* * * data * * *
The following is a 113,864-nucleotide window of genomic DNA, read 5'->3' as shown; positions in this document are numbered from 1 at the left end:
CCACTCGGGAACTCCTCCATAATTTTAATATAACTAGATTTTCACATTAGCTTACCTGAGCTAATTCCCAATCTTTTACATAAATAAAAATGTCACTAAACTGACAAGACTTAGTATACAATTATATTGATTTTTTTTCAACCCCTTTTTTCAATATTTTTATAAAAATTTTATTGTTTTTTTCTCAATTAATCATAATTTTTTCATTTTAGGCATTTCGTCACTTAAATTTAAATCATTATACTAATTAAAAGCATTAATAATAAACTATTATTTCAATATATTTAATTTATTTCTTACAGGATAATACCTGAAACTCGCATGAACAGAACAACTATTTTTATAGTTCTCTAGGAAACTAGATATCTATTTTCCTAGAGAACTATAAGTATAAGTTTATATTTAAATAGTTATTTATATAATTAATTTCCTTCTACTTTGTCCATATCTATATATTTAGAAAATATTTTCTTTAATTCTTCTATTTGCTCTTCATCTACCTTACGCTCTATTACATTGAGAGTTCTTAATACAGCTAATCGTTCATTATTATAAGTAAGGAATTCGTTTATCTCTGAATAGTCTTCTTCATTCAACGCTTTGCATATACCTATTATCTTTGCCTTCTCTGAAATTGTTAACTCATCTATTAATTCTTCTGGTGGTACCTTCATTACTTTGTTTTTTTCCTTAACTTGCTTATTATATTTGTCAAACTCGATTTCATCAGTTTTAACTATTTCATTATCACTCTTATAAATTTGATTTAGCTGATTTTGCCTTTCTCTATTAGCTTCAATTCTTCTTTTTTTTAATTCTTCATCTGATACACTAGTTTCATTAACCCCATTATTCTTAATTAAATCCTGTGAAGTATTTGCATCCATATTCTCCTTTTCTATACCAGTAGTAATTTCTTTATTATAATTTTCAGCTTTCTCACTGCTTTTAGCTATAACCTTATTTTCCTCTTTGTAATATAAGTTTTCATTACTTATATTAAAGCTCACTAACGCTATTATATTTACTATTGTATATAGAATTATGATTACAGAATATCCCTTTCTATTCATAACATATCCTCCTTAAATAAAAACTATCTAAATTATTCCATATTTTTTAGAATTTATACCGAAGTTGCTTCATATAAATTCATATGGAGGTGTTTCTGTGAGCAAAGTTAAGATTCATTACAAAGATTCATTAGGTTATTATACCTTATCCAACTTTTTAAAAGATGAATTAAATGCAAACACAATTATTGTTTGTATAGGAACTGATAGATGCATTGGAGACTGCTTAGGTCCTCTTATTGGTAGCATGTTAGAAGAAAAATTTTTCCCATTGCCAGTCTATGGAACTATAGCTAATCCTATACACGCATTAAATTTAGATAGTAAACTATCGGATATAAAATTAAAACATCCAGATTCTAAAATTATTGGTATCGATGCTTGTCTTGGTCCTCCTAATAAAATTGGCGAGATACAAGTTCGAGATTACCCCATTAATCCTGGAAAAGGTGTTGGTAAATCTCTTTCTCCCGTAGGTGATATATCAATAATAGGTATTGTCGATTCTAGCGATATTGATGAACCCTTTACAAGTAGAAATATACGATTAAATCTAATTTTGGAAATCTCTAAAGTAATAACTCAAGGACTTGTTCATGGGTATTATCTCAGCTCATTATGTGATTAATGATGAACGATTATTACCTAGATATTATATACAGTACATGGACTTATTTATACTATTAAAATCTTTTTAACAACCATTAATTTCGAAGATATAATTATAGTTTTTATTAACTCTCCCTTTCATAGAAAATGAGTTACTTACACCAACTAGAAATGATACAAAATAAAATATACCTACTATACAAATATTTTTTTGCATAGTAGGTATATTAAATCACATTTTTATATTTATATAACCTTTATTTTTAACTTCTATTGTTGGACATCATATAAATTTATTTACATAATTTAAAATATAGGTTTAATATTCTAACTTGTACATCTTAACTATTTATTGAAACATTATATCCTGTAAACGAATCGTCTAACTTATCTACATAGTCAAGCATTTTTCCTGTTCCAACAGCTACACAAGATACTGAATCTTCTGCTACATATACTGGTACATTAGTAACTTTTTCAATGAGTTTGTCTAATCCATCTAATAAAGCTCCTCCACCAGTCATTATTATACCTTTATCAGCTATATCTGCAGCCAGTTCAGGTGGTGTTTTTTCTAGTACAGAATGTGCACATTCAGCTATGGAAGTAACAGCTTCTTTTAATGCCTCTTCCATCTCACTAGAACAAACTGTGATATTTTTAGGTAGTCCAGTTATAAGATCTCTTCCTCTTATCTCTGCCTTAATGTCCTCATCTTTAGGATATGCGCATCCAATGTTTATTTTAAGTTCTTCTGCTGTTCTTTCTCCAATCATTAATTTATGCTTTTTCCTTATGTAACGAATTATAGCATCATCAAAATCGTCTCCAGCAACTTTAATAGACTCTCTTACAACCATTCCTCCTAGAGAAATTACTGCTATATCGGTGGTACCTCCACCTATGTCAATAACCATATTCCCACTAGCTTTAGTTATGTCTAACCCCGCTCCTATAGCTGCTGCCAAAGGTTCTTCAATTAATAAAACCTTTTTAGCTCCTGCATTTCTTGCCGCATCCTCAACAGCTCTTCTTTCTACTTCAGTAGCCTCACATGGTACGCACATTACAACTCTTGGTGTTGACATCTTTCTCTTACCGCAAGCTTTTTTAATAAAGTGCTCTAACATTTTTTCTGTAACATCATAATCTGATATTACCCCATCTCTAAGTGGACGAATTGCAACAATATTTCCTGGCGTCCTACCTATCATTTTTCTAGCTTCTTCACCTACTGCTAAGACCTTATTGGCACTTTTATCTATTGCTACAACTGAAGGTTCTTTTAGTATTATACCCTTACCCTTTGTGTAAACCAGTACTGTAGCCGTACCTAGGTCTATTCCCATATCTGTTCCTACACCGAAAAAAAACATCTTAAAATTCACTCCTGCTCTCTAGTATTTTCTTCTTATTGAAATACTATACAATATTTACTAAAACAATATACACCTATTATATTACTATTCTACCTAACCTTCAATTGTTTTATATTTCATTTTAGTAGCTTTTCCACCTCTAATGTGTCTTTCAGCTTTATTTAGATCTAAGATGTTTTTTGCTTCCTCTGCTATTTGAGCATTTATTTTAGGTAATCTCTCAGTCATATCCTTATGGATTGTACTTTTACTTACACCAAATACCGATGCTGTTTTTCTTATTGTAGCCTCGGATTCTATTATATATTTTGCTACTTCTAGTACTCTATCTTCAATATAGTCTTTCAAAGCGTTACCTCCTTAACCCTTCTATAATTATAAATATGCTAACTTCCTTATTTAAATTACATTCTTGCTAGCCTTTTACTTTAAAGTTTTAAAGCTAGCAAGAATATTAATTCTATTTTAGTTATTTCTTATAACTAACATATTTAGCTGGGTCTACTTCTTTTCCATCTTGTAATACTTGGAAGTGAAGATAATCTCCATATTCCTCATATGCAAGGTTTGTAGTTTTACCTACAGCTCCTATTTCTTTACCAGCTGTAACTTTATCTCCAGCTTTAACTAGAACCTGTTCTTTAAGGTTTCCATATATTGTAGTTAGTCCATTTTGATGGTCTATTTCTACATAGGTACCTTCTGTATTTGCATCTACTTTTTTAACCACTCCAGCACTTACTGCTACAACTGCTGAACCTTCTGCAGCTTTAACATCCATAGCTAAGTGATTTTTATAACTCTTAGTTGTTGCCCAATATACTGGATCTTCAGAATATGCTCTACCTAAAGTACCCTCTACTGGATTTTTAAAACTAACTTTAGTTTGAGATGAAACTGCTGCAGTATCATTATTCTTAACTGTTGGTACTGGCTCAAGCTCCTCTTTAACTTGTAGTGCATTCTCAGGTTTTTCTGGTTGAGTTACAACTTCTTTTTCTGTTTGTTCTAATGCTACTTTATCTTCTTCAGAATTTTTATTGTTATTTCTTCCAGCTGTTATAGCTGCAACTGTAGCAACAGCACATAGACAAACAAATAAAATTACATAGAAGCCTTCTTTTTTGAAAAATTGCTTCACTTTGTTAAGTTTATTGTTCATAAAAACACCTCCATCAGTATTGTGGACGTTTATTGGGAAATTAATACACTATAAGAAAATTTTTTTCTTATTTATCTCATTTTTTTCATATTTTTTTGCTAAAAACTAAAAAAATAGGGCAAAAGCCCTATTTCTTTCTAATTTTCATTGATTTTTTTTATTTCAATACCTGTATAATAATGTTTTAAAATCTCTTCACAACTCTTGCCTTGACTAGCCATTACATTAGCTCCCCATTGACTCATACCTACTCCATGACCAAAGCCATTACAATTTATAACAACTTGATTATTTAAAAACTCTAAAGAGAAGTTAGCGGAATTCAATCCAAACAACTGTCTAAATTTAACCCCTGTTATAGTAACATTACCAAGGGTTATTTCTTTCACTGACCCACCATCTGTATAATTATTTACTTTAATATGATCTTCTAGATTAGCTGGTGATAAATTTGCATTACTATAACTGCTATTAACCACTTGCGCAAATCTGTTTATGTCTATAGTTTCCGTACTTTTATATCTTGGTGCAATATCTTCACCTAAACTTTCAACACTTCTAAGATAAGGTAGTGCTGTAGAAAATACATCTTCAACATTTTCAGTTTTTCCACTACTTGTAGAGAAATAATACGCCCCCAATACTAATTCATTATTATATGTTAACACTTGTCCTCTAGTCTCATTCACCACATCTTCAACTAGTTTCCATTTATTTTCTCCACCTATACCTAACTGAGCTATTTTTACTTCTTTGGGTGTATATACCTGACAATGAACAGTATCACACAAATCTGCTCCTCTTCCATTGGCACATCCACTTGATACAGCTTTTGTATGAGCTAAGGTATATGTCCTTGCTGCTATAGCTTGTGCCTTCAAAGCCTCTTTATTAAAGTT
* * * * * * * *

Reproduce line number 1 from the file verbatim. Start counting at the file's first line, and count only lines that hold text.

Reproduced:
The following is a 113,864-nucleotide window of genomic DNA, read 5'->3' as shown; positions in this document are numbered from 1 at the left end: